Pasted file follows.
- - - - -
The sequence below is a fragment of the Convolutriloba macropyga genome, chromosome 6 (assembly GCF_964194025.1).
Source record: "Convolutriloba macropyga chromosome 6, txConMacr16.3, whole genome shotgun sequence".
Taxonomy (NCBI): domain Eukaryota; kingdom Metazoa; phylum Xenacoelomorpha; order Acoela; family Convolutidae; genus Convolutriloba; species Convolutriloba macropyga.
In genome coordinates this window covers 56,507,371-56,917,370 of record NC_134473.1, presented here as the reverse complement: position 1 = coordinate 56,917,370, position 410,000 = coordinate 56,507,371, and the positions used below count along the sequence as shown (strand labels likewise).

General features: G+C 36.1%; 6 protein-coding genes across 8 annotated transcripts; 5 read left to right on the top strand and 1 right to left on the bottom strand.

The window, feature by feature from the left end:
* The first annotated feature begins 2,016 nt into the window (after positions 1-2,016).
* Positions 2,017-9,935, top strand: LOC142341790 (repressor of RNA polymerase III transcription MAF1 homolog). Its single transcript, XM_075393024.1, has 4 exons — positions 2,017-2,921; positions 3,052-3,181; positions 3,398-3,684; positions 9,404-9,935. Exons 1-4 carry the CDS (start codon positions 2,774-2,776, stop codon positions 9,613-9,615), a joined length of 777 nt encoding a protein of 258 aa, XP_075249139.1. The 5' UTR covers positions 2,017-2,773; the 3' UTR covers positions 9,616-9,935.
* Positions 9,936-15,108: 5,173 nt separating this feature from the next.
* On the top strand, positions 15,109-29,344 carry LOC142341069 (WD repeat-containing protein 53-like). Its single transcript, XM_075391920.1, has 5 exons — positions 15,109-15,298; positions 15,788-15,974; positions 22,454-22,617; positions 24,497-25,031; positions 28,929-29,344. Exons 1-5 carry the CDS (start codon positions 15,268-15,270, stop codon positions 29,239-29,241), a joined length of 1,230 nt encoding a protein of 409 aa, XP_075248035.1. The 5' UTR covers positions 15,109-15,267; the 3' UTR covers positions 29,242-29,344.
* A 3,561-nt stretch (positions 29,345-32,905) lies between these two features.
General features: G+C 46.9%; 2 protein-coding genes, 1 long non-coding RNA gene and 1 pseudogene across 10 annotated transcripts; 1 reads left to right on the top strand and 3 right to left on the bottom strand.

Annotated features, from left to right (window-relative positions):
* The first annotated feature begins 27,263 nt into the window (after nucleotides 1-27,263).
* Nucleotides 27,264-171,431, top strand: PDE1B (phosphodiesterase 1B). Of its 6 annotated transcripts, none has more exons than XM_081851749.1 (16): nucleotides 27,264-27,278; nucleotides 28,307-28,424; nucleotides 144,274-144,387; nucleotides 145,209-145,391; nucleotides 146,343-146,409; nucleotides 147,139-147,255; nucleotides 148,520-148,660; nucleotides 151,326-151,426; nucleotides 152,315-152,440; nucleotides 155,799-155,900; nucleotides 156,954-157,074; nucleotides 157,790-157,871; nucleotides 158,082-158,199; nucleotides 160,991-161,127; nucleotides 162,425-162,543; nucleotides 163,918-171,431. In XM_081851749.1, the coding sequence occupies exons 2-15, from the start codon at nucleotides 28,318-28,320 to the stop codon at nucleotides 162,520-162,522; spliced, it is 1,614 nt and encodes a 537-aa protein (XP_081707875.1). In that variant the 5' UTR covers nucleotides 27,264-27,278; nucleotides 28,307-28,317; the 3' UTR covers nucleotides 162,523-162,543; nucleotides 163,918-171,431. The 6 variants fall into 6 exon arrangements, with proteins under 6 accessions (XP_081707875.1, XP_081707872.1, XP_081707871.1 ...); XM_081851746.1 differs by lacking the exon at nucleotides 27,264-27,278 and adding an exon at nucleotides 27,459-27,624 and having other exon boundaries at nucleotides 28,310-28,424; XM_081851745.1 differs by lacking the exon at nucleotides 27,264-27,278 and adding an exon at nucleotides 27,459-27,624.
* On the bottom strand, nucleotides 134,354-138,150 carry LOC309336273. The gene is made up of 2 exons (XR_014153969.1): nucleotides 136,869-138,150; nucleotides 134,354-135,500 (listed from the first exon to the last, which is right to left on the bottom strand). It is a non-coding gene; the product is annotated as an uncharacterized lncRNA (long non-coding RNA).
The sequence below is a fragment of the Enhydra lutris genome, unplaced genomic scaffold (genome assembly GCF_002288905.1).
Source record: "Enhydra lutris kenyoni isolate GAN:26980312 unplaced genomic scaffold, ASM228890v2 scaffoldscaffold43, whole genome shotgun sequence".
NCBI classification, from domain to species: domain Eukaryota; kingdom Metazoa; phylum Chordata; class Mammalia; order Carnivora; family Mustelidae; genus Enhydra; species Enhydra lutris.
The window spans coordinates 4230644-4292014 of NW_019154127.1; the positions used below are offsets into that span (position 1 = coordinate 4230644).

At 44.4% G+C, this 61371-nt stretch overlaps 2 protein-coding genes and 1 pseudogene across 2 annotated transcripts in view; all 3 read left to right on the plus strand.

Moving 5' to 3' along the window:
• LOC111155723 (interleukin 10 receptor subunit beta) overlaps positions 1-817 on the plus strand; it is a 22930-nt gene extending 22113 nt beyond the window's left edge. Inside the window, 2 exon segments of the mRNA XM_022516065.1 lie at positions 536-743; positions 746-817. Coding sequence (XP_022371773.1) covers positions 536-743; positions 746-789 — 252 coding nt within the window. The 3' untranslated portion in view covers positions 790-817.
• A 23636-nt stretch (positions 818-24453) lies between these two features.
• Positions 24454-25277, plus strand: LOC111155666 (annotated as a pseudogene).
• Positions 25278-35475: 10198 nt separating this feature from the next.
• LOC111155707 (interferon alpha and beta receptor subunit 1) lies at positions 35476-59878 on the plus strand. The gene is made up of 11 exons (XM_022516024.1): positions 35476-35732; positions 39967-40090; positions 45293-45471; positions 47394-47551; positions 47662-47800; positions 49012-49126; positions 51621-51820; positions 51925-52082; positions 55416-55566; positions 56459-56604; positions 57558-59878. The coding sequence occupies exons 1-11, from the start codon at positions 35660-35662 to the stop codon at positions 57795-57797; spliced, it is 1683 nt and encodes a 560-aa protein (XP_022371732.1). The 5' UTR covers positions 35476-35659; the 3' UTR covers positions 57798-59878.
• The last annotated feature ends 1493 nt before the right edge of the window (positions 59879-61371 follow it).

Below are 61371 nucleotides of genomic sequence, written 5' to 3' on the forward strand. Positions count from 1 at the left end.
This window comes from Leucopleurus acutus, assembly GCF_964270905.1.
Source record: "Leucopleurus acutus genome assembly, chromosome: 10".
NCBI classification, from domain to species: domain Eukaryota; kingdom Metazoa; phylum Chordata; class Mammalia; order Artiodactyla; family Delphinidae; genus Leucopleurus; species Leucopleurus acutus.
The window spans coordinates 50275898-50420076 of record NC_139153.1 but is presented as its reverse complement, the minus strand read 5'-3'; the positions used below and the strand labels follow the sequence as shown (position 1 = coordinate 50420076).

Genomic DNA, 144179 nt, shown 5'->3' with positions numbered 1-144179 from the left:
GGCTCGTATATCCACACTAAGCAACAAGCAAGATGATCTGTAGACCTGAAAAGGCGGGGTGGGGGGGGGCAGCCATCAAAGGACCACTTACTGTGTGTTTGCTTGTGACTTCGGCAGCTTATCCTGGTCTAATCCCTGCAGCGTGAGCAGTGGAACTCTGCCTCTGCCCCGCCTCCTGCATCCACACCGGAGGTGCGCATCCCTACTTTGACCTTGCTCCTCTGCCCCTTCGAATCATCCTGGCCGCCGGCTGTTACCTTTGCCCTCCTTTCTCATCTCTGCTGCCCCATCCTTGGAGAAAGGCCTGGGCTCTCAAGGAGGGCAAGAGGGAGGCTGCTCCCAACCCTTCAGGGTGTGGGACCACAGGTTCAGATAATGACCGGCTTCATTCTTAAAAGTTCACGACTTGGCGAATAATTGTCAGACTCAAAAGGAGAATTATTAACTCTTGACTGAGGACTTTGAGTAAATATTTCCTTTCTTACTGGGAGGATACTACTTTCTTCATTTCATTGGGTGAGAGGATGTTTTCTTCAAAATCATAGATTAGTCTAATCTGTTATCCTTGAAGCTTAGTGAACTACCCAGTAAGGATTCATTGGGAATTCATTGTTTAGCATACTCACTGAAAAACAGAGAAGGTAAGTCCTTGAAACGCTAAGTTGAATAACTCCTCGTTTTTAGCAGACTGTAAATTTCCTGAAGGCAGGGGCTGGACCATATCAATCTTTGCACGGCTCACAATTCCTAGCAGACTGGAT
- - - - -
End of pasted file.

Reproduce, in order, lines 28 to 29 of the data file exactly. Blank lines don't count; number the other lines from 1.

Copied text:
• The last annotated feature ends 1493 nt before the right edge of the window (positions 59879-61371 follow it).

Below are 61371 nucleotides of genomic sequence, written 5' to 3' on the forward strand. Positions count from 1 at the left end.